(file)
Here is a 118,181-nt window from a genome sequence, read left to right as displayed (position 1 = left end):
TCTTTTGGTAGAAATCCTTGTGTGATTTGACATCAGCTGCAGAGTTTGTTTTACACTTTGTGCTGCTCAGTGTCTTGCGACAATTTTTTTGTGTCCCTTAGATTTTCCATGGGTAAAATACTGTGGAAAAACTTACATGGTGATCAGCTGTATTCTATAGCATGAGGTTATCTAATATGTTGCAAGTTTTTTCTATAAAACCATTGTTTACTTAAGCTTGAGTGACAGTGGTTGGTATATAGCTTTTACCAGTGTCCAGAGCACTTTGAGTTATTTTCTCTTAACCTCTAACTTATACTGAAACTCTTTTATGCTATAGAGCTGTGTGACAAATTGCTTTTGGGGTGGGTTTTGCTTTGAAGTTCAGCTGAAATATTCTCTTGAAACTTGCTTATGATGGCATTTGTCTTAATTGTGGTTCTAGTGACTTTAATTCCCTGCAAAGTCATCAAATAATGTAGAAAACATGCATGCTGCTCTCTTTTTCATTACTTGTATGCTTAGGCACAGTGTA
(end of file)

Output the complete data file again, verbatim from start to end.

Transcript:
Here is a 118,181-nt window from a genome sequence, read left to right as displayed (position 1 = left end):
TCTTTTGGTAGAAATCCTTGTGTGATTTGACATCAGCTGCAGAGTTTGTTTTACACTTTGTGCTGCTCAGTGTCTTGCGACAATTTTTTTGTGTCCCTTAGATTTTCCATGGGTAAAATACTGTGGAAAAACTTACATGGTGATCAGCTGTATTCTATAGCATGAGGTTATCTAATATGTTGCAAGTTTTTTCTATAAAACCATTGTTTACTTAAGCTTGAGTGACAGTGGTTGGTATATAGCTTTTACCAGTGTCCAGAGCACTTTGAGTTATTTTCTCTTAACCTCTAACTTATACTGAAACTCTTTTATGCTATAGAGCTGTGTGACAAATTGCTTTTGGGGTGGGTTTTGCTTTGAAGTTCAGCTGAAATATTCTCTTGAAACTTGCTTATGATGGCATTTGTCTTAATTGTGGTTCTAGTGACTTTAATTCCCTGCAAAGTCATCAAATAATGTAGAAAACATGCATGCTGCTCTCTTTTTCATTACTTGTATGCTTAGGCACAGTGTA